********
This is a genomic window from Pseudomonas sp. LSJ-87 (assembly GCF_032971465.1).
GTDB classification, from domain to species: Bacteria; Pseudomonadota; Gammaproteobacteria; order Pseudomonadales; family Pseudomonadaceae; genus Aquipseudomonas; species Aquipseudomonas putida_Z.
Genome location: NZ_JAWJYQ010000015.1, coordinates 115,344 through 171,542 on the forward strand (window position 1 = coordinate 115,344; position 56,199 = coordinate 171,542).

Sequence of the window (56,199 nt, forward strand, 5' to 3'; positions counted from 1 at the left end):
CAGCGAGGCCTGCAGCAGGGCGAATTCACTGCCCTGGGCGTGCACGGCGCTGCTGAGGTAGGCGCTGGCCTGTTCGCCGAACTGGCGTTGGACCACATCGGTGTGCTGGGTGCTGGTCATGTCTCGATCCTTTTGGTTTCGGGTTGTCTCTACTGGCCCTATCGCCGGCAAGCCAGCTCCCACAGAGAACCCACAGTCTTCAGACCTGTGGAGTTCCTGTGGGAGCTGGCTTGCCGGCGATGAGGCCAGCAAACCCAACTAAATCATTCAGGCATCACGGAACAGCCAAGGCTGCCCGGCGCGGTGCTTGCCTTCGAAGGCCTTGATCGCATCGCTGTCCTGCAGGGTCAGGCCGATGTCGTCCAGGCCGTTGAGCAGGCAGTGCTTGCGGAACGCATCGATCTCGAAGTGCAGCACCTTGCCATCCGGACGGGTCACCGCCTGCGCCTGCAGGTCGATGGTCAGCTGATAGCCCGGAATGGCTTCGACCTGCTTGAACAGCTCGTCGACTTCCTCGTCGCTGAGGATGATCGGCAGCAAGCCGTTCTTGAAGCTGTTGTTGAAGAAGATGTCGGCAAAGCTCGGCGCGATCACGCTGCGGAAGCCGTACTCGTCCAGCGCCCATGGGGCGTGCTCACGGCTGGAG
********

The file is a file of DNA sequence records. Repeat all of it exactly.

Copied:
This is a genomic window from Pseudomonas sp. LSJ-87 (assembly GCF_032971465.1).
GTDB classification, from domain to species: Bacteria; Pseudomonadota; Gammaproteobacteria; order Pseudomonadales; family Pseudomonadaceae; genus Aquipseudomonas; species Aquipseudomonas putida_Z.
Genome location: NZ_JAWJYQ010000015.1, coordinates 115,344 through 171,542 on the forward strand (window position 1 = coordinate 115,344; position 56,199 = coordinate 171,542).

Sequence of the window (56,199 nt, forward strand, 5' to 3'; positions counted from 1 at the left end):
CAGCGAGGCCTGCAGCAGGGCGAATTCACTGCCCTGGGCGTGCACGGCGCTGCTGAGGTAGGCGCTGGCCTGTTCGCCGAACTGGCGTTGGACCACATCGGTGTGCTGGGTGCTGGTCATGTCTCGATCCTTTTGGTTTCGGGTTGTCTCTACTGGCCCTATCGCCGGCAAGCCAGCTCCCACAGAGAACCCACAGTCTTCAGACCTGTGGAGTTCCTGTGGGAGCTGGCTTGCCGGCGATGAGGCCAGCAAACCCAACTAAATCATTCAGGCATCACGGAACAGCCAAGGCTGCCCGGCGCGGTGCTTGCCTTCGAAGGCCTTGATCGCATCGCTGTCCTGCAGGGTCAGGCCGATGTCGTCCAGGCCGTTGAGCAGGCAGTGCTTGCGGAACGCATCGATCTCGAAGTGCAGCACCTTGCCATCCGGACGGGTCACCGCCTGCGCCTGCAGGTCGATGGTCAGCTGATAGCCCGGAATGGCTTCGACCTGCTTGAACAGCTCGTCGACTTCCTCGTCGCTGAGGATGATCGGCAGCAAGCCGTTCTTGAAGCTGTTGTTGAAGAAGATGTCGGCAAAGCTCGGCGCGATCACGCTGCGGAAGCCGTACTCGTCCAGCGCCCATGGGGCGTGCTCACGGCTGGAG